"Structure and Function of Trypanosoma Brucei" is a good example of a paper on infectionsOne of the commonly seen Trypanosoma brucei species is Trypanosoma brucei rhodesiense. Another common species of Trypanosomes that infects mammals is Trypanosoma brucei gambiense. The third species that is a member of the Trypanosoma brucei species is a species called Trypanosoma brucei brucei. These parasites are transmitted between mammalian hosts by the Glossina spps. Trypanosomes cause African sleeping sickness in 36 sub-Saharan countries (Mathews 2005). Cattle and game animals are also infected, and the resulting disease is called Nagana.
In mammals, Trypanosomes exist freely in the bloodstream and can evade host immune responses using an antigenic variation. To evade host immune responses, trypanosomes surface membrane contain 107 copies of invariant surface glycoproteins (VSG) that are periodically replaced as the host immune system synthesizes antibodies against them. Trypanosomes have unique structures that serve particular functions and help them survive within the host and to proliferate and cause disease. Pellicle (cytoskeleton) Figure (1) below shows structures found in Trypanosome cells. Trypanosomes have an elongated body that is covered with a microtubule cytoskeleton (pellicle).
The microtubule cytoskeleton maintains the cell’ s architecture and consists of sub-pellicular microtubules. Sub-pellicular microtubules are linked to the plasma membrane and are interlinked with each other by MAPs (microtubule-associated proteins) and are found in close association with low molecular weight CAP 15 and CAP 17 (Vedrenne et al. 2002). CAP 15 and CAP 17 induce morphological changes during the cell cycle and result in asymmetric cytokinesis. Flagellar Pocket The flagellar pocket is a specialized domain on the plasma membrane that forms the point of exocytosis or endocytosis. It has an asymmetrical shape which correlates with the location of the Golgi complex and proposal body.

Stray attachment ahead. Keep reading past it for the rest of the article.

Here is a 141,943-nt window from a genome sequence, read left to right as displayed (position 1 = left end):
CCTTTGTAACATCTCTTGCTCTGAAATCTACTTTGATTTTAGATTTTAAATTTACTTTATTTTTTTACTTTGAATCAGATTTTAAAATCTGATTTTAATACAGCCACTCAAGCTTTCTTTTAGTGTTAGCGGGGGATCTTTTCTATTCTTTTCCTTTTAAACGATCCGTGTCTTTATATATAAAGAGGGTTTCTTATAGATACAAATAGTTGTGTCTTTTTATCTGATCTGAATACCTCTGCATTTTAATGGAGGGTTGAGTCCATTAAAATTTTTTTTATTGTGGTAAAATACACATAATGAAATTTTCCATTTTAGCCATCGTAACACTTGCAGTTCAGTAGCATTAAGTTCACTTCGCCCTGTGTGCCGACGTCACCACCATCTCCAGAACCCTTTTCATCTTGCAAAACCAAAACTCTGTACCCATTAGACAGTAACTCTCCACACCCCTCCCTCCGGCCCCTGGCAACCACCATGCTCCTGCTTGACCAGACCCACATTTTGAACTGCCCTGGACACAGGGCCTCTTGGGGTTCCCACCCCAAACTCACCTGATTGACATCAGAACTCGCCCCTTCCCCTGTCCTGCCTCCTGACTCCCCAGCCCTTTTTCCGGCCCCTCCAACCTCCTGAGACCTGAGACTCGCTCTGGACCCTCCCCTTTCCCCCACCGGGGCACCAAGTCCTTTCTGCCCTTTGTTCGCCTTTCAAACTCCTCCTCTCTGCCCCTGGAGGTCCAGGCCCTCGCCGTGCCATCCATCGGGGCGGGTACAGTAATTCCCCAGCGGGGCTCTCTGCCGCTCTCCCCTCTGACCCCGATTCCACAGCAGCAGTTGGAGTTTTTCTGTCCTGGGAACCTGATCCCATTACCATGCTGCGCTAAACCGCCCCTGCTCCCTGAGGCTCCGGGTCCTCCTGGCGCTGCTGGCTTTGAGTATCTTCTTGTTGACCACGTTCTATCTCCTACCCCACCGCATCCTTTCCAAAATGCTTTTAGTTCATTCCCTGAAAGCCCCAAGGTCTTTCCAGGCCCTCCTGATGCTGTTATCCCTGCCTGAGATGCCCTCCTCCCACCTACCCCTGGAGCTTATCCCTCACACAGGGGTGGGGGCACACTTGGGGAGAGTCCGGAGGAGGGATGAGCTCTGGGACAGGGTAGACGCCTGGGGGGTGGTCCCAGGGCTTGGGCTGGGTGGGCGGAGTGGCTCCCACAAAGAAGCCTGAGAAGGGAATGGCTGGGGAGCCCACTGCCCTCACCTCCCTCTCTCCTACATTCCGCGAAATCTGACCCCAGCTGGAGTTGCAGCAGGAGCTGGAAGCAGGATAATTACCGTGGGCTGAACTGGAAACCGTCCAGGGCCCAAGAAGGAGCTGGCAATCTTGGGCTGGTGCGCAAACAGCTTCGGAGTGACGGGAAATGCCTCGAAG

The flagellar pocket is the point of exit of the flagellum. The collar and collarette are boundary structures found on the flagellar packet and are closely associated with the entry and exit of the flagellum. Figure 1: A diagram showing the various structures of Trypanosoma brucei Flagellum Each Trypanosome cell has a single flagellum which originates from the basal body and is linked to the mitochondrial genome by a mitochondrial membrane. It has the characteristic axonemal structure and with a crystalline PFR (Paraflagellar rod) rod.
In straight flagella, the PFR lattice repeats every 56 nanometers along the axoneme. It has an undulating membrane that is irregular, finlike, and thin as shown in figure (2) below. The undulating membrane plays a role in the movement of the parasite. The flagellum interacts with the sub-pellicular cytoskeleton at the flagellum attachment zone with the aid of trypanin to direct the trypanosome cell to the desired location (Mathews 2005). Mitochondria The mitochondrion is an elongated structure that lacks cristae in the blood form.
The absence of cristae in mitochondria signifies the ability of the parasite to generate energy by a series of glycolytic reactions using its glycosomes from the glucose-rich host blood (Mathews 2005). Procyclic trypanosome forms have cristae within their mitochondria and generate energy using their mitochondria.
FAO. 2014. African animal Trypanosomes. [Online] Available at http://www.fao.org/docrep/006/x0413e/x0413e02.htm [Accessed 06 November 2014]
Mathews, K.2005. The developmental cell biology of Trypanosoma brucei. Journal of Cell Science, 118, 283-290. [Accessed 06 November 2014]
Vedrenne, C., Giroud, C., Robinson, D.R., Besteiro, S., Bosc, C., Bringaud, F., and Baltz, T. 2002. Two related sub-pellicular cytoskeleton- associated proteins in Trypanosoma brucei stabilize microtubules. Mol Cell Biology, 13(3), 1058- 70. [Accessed 06 November 2014]